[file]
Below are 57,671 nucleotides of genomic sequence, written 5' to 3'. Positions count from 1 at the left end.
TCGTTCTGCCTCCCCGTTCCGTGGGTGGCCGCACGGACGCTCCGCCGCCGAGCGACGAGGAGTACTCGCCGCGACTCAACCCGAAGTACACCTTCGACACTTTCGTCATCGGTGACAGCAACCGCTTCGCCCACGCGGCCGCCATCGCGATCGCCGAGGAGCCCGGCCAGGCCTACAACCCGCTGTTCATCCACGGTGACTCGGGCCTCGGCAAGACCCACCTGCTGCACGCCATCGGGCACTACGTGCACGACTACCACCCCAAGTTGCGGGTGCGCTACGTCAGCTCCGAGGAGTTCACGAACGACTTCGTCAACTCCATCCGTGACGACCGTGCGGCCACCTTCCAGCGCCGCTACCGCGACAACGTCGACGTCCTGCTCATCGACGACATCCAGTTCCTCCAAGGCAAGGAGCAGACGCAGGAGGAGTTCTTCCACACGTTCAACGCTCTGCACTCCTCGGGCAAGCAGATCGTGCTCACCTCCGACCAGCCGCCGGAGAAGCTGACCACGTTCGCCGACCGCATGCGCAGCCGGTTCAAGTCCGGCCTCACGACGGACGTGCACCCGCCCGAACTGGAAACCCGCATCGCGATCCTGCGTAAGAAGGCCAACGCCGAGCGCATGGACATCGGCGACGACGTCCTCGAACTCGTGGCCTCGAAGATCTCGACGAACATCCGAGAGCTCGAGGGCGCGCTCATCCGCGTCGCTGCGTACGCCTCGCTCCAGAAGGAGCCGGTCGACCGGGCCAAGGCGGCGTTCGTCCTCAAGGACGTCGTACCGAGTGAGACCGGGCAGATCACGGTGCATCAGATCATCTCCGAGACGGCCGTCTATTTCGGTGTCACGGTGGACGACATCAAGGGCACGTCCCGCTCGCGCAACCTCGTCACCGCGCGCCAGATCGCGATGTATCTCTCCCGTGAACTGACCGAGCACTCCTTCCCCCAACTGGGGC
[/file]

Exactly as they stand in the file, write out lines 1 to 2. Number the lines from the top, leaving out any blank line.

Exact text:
Below are 57,671 nucleotides of genomic sequence, written 5' to 3'. Positions count from 1 at the left end.
TCGTTCTGCCTCCCCGTTCCGTGGGTGGCCGCACGGACGCTCCGCCGCCGAGCGACGAGGAGTACTCGCCGCGACTCAACCCGAAGTACACCTTCGACACTTTCGTCATCGGTGACAGCAACCGCTTCGCCCACGCGGCCGCCATCGCGATCGCCGAGGAGCCCGGCCAGGCCTACAACCCGCTGTTCATCCACGGTGACTCGGGCCTCGGCAAGACCCACCTGCTGCACGCCATCGGGCACTACGTGCACGACTACCACCCCAAGTTGCGGGTGCGCTACGTCAGCTCCGAGGAGTTCACGAACGACTTCGTCAACTCCATCCGTGACGACCGTGCGGCCACCTTCCAGCGCCGCTACCGCGACAACGTCGACGTCCTGCTCATCGACGACATCCAGTTCCTCCAAGGCAAGGAGCAGACGCAGGAGGAGTTCTTCCACACGTTCAACGCTCTGCACTCCTCGGGCAAGCAGATCGTGCTCACCTCCGACCAGCCGCCGGAGAAGCTGACCACGTTCGCCGACCGCATGCGCAGCCGGTTCAAGTCCGGCCTCACGACGGACGTGCACCCGCCCGAACTGGAAACCCGCATCGCGATCCTGCGTAAGAAGGCCAACGCCGAGCGCATGGACATCGGCGACGACGTCCTCGAACTCGTGGCCTCGAAGATCTCGACGAACATCCGAGAGCTCGAGGGCGCGCTCATCCGCGTCGCTGCGTACGCCTCGCTCCAGAAGGAGCCGGTCGACCGGGCCAAGGCGGCGTTCGTCCTCAAGGACGTCGTACCGAGTGAGACCGGGCAGATCACGGTGCATCAGATCATCTCCGAGACGGCCGTCTATTTCGGTGTCACGGTGGACGACATCAAGGGCACGTCCCGCTCGCGCAACCTCGTCACCGCGCGCCAGATCGCGATGTATCTCTCCCGTGAACTGACCGAGCACTCCTTCCCCCAACTGGGGC